Another study reported that sleep disturbances have a significant positive relationship with female sex and a negative correlation with age [39]. The age factor was significantly associated with sleep quality during the COVID-19 pandemic as well as satisfaction with sleep patterns and interference with daily functioning. A study conducted in Greece revealed that women’s insomnia scores were significantly higher than men’s scores and younger age was associated with greater sleep difficulties [40]. In the present study, female participants reported facing more problems with waking early, falling asleep, and staying asleep than male participants. Women were more distressed about their current sleeping problems. Women seem to be more vulnerable to stress-related disorders, such as post-traumatic stress disorder and anxiety [41].
The current study showed that the prevalence of insomnia was higher among female participants, while subjects younger than 45 years old more commonly had clinically severe insomnia. A cross-sectional study in China demonstrated that the combination of anxiety and stress reduces the positive effects of social capital on sleep quality [42]. Another study of the influence of coronavirus disease on sleep quality in China demonstrated that participants with a Wuhan exposure history generally showed longer sleep latency (χ2=9.77, p<0.05), which confirmed that subjective sleep quality, delayed sleep onset, sleep fragmentation, and sleep duration all regulated the effect of Wuhan exposure history on post-traumatic stress disorder. The study findings suggested that sleep quality levels decreased and post-traumatic stress symptoms increased with time [43]. A previous study aimed to assess the mental health burden of the Chinese public during the outbreak and stated that 18.2% of the public had poor sleep quality, while healthcare workers (23.6%) were more likely to have poor sleep quality and reported the highest rate of poor sleep quality (p<0.001) [44]. Our study findings also indicated that sleep pattern changes were evident after the country went into complete lockdown.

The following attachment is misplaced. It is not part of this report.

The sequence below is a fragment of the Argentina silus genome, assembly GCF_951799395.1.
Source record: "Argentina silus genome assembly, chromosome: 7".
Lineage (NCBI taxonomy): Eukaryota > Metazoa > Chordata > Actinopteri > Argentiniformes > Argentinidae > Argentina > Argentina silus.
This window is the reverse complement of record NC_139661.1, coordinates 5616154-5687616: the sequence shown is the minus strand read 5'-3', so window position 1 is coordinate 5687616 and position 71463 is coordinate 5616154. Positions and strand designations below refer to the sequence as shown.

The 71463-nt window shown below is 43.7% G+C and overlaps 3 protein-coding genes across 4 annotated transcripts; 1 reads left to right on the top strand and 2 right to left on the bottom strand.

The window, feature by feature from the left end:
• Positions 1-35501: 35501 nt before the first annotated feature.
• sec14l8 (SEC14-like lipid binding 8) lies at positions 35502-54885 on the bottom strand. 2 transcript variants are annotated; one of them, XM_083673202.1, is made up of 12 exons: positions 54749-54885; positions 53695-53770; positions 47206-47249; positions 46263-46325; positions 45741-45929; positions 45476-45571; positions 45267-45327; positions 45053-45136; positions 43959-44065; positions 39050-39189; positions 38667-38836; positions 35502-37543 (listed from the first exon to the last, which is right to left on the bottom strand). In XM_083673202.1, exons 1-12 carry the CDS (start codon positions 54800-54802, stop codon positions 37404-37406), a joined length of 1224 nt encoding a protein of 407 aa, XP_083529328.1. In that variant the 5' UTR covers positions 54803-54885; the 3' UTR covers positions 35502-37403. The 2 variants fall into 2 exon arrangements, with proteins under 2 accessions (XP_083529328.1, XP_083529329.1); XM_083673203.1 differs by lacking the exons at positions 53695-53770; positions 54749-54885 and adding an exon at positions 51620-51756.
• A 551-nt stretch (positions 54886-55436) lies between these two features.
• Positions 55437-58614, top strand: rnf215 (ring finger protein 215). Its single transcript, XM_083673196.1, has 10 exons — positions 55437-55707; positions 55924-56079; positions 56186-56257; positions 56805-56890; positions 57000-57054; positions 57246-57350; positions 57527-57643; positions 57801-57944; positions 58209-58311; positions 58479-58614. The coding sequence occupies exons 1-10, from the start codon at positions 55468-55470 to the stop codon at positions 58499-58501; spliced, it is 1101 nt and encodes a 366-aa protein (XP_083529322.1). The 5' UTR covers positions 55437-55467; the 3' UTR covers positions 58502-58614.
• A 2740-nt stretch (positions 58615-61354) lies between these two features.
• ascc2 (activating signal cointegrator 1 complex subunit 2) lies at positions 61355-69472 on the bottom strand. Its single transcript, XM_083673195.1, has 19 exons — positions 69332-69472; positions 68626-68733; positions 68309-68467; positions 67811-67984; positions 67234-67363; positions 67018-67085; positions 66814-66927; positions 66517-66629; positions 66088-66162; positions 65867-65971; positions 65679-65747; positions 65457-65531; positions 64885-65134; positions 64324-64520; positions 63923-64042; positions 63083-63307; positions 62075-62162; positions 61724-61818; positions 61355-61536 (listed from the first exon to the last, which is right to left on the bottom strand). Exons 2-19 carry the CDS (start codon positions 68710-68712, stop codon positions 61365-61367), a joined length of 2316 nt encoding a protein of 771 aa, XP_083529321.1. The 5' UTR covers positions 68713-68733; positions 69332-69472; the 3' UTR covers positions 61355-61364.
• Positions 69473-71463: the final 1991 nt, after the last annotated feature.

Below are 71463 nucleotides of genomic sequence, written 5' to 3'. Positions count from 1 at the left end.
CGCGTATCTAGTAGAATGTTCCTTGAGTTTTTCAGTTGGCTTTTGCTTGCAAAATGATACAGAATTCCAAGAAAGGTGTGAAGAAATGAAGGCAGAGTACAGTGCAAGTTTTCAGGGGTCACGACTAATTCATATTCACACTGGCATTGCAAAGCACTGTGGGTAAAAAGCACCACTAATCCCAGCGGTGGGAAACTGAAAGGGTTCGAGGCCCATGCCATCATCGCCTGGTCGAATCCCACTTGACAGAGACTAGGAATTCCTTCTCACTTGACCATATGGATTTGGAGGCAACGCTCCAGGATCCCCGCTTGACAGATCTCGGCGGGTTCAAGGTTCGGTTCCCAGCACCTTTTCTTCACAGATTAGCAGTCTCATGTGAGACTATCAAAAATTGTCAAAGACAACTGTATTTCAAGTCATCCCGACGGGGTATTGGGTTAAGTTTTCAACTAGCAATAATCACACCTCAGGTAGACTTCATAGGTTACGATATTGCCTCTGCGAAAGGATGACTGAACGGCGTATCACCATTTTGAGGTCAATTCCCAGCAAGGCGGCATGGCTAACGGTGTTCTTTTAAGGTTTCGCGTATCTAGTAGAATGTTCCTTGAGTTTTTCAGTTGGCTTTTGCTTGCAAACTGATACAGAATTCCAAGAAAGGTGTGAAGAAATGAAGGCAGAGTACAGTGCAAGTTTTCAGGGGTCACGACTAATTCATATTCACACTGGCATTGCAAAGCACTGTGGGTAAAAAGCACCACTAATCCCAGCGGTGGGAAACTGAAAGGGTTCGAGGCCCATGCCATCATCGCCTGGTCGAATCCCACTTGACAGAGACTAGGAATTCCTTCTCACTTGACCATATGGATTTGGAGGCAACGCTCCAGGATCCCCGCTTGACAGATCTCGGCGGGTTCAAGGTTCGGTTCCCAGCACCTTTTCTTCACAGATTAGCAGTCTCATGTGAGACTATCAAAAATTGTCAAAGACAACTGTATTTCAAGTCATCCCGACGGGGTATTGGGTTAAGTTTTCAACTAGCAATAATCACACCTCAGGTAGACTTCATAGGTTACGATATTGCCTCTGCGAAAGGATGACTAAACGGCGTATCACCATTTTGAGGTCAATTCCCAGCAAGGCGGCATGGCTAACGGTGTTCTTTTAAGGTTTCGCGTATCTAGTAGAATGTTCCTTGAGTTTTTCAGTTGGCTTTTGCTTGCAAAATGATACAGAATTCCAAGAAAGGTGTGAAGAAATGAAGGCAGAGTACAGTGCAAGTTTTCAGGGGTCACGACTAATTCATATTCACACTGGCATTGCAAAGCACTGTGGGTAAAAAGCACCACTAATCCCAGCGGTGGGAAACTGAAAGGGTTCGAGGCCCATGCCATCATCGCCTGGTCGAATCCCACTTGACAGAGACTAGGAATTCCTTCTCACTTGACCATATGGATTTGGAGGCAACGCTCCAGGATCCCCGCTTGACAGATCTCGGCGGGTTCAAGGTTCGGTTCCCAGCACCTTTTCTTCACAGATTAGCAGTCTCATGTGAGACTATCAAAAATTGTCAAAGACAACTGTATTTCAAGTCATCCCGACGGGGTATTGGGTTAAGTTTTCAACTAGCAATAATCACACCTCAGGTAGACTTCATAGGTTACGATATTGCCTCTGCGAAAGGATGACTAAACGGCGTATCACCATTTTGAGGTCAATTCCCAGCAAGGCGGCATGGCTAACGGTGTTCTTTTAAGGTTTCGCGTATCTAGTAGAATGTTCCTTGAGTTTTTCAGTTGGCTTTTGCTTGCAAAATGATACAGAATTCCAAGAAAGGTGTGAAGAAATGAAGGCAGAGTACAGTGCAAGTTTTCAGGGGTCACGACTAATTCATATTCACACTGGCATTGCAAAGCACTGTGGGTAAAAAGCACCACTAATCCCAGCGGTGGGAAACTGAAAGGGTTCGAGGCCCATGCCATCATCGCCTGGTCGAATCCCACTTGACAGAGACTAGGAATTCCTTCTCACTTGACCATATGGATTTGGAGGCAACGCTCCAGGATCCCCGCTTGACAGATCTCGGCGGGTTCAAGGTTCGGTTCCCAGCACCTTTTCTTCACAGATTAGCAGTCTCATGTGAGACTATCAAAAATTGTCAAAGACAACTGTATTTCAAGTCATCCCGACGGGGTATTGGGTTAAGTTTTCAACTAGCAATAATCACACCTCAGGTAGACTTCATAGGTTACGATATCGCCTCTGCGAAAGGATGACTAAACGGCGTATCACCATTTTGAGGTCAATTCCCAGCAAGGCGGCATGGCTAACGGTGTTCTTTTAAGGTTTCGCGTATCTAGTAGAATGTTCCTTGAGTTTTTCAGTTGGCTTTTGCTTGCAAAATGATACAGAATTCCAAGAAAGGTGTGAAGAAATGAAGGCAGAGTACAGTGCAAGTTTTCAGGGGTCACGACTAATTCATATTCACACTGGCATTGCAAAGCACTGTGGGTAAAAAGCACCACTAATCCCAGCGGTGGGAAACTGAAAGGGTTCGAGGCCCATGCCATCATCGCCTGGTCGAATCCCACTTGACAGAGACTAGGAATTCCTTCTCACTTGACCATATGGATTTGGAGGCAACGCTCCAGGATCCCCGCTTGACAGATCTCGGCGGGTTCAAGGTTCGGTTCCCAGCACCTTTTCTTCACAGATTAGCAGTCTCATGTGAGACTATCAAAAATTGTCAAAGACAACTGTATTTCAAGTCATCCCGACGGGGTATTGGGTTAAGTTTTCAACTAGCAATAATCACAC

Thus, our study pointed out the fact that stress in the form of the COVID-19 pandemic and lockdown significantly affects the quality of life of Nepalese citizens. Nepal is an economically lower nation; the lockdown has played a greater role in joblessness and lower income, resulting in various health issues that most prominently manifest as sleep pattern changes. Our findings may provide support for the implementation of measures to improve sleep quality and reduce the impact of the COVID-19 pandemic on sleep quality among Nepalese residents. We recognize some limitations of this study, including its small size of 206 participants and the self-reported questionnaire, the use of which was necessary due to the lack of direct contact with people during the lockdown. Further studies should assess other factors contributing to insomnia.
In conclusion, our study revealed a high prevalence of poor sleep among Nepalese residents. The ISI is an eye-opener for the mostly ignored fact of sleep patterns. It showed that sleep disturbances significantly increased before versus during the COVID-19 pandemic among Nepalese residents. Public awareness should be increased through proper health education about the importance of good sleep quality for maintaining one’s mental health and reducing the prevalence of insomnia during the COVID-19 pandemic and lockdown.

Declaration of Conflicting Interests

The authors have no potential conflicts of interest to disclose.

Notes

Author Contributions
Conceptualization: Avinash Chandra. Data Curation: Avinash Chandra. Formal analysis: Ayush Chandra. Investigation: Ayush Chandra. Methodology: Nabina Sharma. Project administration: Ayush Chandra. Resources: Avinash Chandra. Software: Nabina Sharma. Supervision: Avinash Chandra. Validation: Ayush Chandra. Visualization: Ayush Chandra. Writing—original draft: Pooja Prakash. Writing—review & editing: Ayush Chandra, Avinash Chandra.

Notes

Funding Statement
None.

Acknowledgments

We acknowledge the cooperation and support of all participants for the time and effort they devoted to the study.

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Table 1.
Socio-demographic variables of Nepali residents who completed self-administered questionnaires
Variables Value (n=206)